Dorothie Feilding is by all accounts brave. Except by her own, which is conventionally modest in a uniquely daffy way. We are reading her letters home, calculated to not terrify, usually by turning severe scares into adventures viewed from safety. And she knows–as we know–that the press, both official (i.e. propaganda-compliant) and unofficial (she is a titled lady, a celebrity, a star of the society pages) loves nothing more than an aristocratic hero, unless it’s a marriageable aristocratic heroine. So we take note today of another decoration present to Lady Feilding cum grano salis, but also with renewed appreciation for a woman who, however silly she makes herself out to be–Diddles and Winkie ate too many chocolate creams for brekker!–left a life of balls and country weekends and safe-as-houses charity work to drive an ambulance through artillery barrages and unperturbably minister to shattered men and machines.
Getting a tin cross from a dear old Belgian king is all very well, but today, a century back, Lady Feilding was at Windsor Castle where she was presented with a decoration that was rather less grand, but surely more meaningful. Feilding is the first British woman to receive the Military Medal, a new decoration for non-officers which explicitly recognized “bravery in the field under fire.” Although thousands of enlisted men had already won the award, the implication of the king’s action is clear: this is not a vague foreign honor, a recognition for being a well-known, well-born, well-respected volunteer–it’s a military medal for valor. Letters of recommendation… are letters of recommendation–but still:
I have the honour to submit for your consideration the services rendered by Lady Dorothie Feilding to the unit under my command, with a view to their adequate recognition…
Dr Jellett’s services have already been recognised and I venture to submit that those of Lady Dorothie Feilding should in like manner be rewarded.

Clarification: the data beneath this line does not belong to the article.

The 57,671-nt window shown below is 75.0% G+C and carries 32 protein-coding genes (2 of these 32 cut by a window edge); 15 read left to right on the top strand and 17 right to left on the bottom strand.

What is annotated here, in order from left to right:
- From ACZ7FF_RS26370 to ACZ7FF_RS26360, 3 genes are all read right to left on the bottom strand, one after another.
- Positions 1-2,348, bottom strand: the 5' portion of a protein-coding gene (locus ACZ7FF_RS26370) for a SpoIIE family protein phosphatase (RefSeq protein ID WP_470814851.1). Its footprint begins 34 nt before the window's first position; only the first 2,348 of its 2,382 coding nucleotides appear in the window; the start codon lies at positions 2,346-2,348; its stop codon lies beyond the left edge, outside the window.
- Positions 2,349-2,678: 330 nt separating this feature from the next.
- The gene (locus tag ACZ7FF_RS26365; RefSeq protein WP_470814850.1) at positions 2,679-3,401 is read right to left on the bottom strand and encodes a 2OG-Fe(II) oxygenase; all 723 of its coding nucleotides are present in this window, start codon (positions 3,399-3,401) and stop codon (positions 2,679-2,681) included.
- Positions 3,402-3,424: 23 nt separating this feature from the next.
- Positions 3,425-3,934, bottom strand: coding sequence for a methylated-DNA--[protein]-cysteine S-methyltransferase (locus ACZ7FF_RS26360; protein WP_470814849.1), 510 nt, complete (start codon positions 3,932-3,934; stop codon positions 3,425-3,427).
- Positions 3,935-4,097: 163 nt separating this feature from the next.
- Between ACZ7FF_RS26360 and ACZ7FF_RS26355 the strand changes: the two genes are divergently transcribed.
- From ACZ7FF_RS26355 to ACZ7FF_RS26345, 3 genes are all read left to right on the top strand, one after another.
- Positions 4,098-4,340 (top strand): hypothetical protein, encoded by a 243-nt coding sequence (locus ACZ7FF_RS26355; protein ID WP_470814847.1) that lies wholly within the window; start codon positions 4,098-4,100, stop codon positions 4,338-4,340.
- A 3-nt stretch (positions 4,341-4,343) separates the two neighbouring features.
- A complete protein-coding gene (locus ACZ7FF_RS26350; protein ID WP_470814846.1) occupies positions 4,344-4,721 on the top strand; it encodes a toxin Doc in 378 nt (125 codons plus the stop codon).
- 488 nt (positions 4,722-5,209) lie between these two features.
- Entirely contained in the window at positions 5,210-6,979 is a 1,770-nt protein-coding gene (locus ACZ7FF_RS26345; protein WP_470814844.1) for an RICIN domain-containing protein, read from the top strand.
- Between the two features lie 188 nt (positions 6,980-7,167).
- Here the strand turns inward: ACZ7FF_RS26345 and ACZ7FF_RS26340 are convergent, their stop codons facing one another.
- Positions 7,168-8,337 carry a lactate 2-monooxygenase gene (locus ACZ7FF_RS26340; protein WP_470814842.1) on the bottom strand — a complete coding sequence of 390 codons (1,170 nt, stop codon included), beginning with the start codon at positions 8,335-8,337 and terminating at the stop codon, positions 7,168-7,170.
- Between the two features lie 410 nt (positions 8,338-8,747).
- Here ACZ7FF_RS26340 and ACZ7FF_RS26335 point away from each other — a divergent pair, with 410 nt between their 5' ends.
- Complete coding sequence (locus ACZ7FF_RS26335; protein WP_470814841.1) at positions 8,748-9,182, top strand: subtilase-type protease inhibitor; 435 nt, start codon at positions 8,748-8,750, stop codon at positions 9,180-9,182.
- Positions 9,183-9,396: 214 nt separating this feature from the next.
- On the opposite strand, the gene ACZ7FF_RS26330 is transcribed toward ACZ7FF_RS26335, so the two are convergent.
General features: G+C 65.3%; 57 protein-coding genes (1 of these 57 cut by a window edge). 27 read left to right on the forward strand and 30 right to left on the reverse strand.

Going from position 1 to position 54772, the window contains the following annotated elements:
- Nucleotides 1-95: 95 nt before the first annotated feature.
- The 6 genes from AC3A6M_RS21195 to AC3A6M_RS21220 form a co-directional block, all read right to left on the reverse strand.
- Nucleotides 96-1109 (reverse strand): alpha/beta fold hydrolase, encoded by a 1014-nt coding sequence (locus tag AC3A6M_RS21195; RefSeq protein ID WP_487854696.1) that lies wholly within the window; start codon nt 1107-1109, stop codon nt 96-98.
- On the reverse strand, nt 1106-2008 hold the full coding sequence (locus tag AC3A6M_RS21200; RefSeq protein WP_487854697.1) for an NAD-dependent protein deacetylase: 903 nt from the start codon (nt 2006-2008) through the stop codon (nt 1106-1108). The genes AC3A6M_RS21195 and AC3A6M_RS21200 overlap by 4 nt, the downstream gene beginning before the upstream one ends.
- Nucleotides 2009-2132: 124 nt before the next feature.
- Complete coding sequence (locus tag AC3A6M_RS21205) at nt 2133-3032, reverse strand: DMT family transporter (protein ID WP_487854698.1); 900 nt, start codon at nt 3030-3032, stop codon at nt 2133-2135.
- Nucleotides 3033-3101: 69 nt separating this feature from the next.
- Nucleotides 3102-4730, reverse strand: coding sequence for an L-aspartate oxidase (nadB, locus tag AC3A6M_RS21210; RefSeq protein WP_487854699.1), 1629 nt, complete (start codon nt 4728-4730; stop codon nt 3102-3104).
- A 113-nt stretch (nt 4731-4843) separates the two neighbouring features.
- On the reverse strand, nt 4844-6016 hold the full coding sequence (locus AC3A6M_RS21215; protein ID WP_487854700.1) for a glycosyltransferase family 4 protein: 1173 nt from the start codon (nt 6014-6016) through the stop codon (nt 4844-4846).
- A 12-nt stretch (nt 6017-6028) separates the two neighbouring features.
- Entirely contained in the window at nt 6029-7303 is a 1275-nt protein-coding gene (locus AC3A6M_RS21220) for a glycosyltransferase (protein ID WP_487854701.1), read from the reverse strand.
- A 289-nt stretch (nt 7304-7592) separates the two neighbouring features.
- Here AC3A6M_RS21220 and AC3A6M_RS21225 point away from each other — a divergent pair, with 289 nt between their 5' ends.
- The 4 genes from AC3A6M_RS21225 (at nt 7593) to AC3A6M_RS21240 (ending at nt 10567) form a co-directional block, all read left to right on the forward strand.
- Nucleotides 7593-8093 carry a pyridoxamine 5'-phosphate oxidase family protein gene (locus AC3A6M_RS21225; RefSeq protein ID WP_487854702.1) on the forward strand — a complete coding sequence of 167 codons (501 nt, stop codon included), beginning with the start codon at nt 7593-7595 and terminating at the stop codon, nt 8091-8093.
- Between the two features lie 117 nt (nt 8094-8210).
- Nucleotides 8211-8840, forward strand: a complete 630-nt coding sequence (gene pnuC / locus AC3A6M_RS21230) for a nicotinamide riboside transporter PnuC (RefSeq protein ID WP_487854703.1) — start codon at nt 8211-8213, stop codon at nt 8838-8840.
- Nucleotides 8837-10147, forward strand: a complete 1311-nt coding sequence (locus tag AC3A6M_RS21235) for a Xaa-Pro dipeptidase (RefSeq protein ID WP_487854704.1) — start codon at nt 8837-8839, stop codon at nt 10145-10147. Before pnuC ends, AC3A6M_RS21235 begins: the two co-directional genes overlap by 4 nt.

The circumstances are peculiar in that, this being an isolated unit, no medical organisation existed for clearing casualties other than this voluntary one and owing to indifferent means of communication etc, it was necessary for the ambulance to be in close touch with the guns when in action. Lady Dorothie Feilding was thus frequently exposed to risks which probably no other woman has undergone.
She has always displayed a devotion to duty and a contempt of danger which has been a source of admiration to all…
This theme–that Feilding, because of her gender, is an exemplar and an inspiration, not simply a very brave ambulance volunteer–is repeated.
It is indeed impossible to overestimate the moral effect of her courage and self sacrifice and in an official letter it is proving difficult to do justice to either
With a grind of the gears we change course, heading into the bumptious storm of dripping verbiage that is Ford Madox Hueffer. There has been a certain mystery to his whereabouts, but now he has definitely surfaced. He is back with his battalion, which has moved to the Ypres Salient, and, today (and tomorrow), he most definitely has time to write.
First, with dawn, a mock hymn. Mock not in the sense of toying lightly with the tradition–Hueffer does nothing lightly, really, and certainly not his Catholicism (he might treat it cavalierly, but that is a very different matter for an old Tory!)–but in mockery of the civilian. Ford is not yet a year in uniform, but he has almost two months on the Somme, now, as well as the experience of shell shock: he is a soldier, now. And he has been a professional writer in the fray for many years–he’s not about to to dig in quietly and scribble, with a view to a future novel or memoir. Well, that too. But he has quite a bit to write.
This particular poem is a shout across the experiential gulf. Greeting the dawn in Flanders, and taking the words of an early Latin hymn for his title, Ford appears to wryly salute those English civilians still abed, ignorant of the great and horrible experience of war.
A SOLIS ORTUS CARDINE
Oh, quiet peoples sleeping bed by bed
Beneath grey roof-trees in the glimmering West,
We who can see the silver grey and red
Rise over No Man’s Land—salute your rest.